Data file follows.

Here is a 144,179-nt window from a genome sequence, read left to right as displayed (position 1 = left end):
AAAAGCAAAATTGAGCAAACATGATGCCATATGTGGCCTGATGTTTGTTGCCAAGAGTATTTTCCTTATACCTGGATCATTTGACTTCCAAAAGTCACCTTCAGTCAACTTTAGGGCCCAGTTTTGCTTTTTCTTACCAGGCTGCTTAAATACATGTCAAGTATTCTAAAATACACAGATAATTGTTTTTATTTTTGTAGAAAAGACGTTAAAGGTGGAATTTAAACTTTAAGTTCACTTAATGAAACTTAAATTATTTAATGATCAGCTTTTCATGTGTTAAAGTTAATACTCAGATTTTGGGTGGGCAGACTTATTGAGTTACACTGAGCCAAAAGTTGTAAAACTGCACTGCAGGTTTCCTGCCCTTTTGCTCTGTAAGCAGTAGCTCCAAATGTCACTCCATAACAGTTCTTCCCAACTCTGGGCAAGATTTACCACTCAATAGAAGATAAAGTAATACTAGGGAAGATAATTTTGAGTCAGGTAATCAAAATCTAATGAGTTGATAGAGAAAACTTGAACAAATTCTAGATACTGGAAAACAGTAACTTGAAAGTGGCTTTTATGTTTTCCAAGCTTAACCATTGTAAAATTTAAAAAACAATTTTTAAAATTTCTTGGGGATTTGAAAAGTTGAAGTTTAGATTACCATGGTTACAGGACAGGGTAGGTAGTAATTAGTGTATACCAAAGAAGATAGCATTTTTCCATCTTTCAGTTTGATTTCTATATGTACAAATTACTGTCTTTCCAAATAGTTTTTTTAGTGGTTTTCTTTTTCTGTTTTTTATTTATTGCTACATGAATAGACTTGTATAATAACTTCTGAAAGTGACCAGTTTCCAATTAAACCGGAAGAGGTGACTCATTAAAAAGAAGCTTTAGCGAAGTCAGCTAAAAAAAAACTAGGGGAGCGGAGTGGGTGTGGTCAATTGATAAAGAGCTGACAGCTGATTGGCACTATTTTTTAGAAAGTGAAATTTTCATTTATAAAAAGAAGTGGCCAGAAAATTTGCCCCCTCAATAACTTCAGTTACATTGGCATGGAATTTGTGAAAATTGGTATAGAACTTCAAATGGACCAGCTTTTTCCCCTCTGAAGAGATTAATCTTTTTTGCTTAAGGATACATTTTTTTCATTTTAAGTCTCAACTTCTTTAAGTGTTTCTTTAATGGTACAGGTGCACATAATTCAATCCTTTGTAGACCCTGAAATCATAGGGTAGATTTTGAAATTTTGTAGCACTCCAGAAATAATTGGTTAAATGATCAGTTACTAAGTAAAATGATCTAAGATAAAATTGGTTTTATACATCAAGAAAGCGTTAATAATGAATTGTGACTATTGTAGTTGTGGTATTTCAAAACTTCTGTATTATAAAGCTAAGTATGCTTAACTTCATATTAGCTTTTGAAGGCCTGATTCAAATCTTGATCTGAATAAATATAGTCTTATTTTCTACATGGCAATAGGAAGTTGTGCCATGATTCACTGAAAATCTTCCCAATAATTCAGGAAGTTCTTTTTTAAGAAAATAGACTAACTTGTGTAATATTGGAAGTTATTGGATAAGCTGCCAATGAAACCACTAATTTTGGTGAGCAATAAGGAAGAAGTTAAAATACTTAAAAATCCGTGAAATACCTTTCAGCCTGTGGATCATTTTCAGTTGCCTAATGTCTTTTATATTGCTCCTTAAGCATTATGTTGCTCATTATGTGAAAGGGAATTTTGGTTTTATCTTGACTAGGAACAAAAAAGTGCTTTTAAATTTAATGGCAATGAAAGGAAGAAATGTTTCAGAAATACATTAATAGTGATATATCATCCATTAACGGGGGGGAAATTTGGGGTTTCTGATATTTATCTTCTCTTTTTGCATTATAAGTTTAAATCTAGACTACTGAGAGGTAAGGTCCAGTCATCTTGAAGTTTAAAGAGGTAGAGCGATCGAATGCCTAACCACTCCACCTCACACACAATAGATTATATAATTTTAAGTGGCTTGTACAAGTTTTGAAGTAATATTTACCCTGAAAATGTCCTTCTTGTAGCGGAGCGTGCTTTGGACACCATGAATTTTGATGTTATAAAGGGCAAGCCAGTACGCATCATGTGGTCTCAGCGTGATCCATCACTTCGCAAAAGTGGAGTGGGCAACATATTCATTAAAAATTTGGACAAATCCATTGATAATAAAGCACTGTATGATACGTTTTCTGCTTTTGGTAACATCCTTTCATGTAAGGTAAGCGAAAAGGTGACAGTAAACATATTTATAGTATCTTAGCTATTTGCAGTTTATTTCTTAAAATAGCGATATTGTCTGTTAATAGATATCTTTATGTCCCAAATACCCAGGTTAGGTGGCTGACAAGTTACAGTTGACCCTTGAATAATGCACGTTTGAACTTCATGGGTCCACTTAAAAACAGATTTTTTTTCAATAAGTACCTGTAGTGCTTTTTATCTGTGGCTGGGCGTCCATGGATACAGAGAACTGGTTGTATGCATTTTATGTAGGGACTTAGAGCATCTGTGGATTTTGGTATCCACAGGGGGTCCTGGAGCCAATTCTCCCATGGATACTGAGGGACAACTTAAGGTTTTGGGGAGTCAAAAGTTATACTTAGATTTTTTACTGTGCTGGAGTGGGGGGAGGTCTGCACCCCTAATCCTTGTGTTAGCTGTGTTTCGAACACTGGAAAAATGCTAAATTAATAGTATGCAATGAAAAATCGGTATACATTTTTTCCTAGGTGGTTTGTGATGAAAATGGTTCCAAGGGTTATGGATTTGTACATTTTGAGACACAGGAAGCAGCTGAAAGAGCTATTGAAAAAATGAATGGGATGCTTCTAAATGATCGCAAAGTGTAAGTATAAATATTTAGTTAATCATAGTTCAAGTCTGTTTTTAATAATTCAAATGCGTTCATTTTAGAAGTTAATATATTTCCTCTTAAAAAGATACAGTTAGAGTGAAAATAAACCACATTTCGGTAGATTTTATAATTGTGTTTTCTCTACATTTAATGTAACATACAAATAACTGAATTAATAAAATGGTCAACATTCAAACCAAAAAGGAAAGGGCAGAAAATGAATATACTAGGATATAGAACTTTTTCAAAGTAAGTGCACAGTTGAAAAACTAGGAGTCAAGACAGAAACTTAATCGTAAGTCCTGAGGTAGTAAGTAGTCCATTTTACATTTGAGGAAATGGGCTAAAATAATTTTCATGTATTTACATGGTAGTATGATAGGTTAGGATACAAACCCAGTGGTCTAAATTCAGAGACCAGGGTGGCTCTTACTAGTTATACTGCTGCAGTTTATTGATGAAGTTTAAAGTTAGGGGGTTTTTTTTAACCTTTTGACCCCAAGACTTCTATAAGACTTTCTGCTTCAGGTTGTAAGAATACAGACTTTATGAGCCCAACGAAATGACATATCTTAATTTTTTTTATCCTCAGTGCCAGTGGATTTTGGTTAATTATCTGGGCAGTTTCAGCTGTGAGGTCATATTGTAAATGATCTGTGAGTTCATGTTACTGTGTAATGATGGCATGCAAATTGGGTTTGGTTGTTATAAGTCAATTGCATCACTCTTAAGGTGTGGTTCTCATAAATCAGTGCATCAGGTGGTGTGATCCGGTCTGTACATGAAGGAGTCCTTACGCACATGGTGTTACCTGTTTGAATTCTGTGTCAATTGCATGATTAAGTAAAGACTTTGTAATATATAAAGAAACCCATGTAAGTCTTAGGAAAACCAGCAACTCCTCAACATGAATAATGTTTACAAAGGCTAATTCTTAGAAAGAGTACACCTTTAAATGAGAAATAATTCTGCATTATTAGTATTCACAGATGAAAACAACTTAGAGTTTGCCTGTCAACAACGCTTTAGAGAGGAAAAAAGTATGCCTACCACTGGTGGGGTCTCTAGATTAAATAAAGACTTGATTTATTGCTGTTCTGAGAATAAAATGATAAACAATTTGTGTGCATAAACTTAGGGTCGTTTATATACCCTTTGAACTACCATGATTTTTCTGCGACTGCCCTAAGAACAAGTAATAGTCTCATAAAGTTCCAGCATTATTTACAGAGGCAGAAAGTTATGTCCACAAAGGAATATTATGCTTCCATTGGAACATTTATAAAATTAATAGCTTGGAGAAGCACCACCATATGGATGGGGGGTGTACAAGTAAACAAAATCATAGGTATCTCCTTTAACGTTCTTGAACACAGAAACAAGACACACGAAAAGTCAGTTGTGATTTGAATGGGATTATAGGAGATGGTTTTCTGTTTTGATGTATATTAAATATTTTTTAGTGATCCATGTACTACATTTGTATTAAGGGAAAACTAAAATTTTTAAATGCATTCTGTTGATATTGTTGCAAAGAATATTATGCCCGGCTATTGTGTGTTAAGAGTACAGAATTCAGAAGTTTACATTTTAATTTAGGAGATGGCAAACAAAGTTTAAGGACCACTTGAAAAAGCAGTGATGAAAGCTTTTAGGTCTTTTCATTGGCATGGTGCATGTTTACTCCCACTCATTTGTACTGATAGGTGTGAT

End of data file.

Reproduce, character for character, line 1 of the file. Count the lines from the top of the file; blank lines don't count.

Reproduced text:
Here is a 144,179-nt window from a genome sequence, read left to right as displayed (position 1 = left end):